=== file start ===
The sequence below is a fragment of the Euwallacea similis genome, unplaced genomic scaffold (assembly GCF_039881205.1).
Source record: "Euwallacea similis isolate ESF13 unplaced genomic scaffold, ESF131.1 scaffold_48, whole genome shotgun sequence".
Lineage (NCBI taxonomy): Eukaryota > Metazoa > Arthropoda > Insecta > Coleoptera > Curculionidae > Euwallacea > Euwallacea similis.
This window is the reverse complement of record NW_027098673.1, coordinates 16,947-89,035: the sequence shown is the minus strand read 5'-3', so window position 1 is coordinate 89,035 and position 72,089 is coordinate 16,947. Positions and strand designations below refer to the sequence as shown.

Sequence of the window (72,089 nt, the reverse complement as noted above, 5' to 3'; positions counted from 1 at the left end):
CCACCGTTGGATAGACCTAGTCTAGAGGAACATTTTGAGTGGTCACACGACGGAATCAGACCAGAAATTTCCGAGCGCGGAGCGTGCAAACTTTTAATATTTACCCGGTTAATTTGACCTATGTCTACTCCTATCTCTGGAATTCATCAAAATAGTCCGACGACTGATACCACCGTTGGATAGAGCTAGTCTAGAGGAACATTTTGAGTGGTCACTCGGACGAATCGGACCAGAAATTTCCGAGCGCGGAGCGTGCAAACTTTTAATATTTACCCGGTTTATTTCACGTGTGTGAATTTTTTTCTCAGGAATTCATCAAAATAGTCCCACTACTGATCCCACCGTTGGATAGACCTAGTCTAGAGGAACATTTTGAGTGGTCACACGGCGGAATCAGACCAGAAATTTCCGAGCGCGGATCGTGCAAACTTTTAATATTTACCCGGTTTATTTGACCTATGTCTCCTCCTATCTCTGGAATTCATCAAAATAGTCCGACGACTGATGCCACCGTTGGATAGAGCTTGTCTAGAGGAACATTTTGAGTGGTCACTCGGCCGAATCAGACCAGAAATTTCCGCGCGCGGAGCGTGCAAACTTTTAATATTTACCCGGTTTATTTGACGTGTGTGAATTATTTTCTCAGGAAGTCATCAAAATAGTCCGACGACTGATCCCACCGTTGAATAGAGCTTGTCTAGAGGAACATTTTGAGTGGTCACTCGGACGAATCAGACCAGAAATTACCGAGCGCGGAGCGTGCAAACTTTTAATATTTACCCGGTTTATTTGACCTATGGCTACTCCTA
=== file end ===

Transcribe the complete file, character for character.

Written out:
The sequence below is a fragment of the Euwallacea similis genome, unplaced genomic scaffold (assembly GCF_039881205.1).
Source record: "Euwallacea similis isolate ESF13 unplaced genomic scaffold, ESF131.1 scaffold_48, whole genome shotgun sequence".
Lineage (NCBI taxonomy): Eukaryota > Metazoa > Arthropoda > Insecta > Coleoptera > Curculionidae > Euwallacea > Euwallacea similis.
This window is the reverse complement of record NW_027098673.1, coordinates 16,947-89,035: the sequence shown is the minus strand read 5'-3', so window position 1 is coordinate 89,035 and position 72,089 is coordinate 16,947. Positions and strand designations below refer to the sequence as shown.

Sequence of the window (72,089 nt, the reverse complement as noted above, 5' to 3'; positions counted from 1 at the left end):
CCACCGTTGGATAGACCTAGTCTAGAGGAACATTTTGAGTGGTCACACGACGGAATCAGACCAGAAATTTCCGAGCGCGGAGCGTGCAAACTTTTAATATTTACCCGGTTAATTTGACCTATGTCTACTCCTATCTCTGGAATTCATCAAAATAGTCCGACGACTGATACCACCGTTGGATAGAGCTAGTCTAGAGGAACATTTTGAGTGGTCACTCGGACGAATCGGACCAGAAATTTCCGAGCGCGGAGCGTGCAAACTTTTAATATTTACCCGGTTTATTTCACGTGTGTGAATTTTTTTCTCAGGAATTCATCAAAATAGTCCCACTACTGATCCCACCGTTGGATAGACCTAGTCTAGAGGAACATTTTGAGTGGTCACACGGCGGAATCAGACCAGAAATTTCCGAGCGCGGATCGTGCAAACTTTTAATATTTACCCGGTTTATTTGACCTATGTCTCCTCCTATCTCTGGAATTCATCAAAATAGTCCGACGACTGATGCCACCGTTGGATAGAGCTTGTCTAGAGGAACATTTTGAGTGGTCACTCGGCCGAATCAGACCAGAAATTTCCGCGCGCGGAGCGTGCAAACTTTTAATATTTACCCGGTTTATTTGACGTGTGTGAATTATTTTCTCAGGAAGTCATCAAAATAGTCCGACGACTGATCCCACCGTTGAATAGAGCTTGTCTAGAGGAACATTTTGAGTGGTCACTCGGACGAATCAGACCAGAAATTACCGAGCGCGGAGCGTGCAAACTTTTAATATTTACCCGGTTTATTTGACCTATGGCTACTCCTA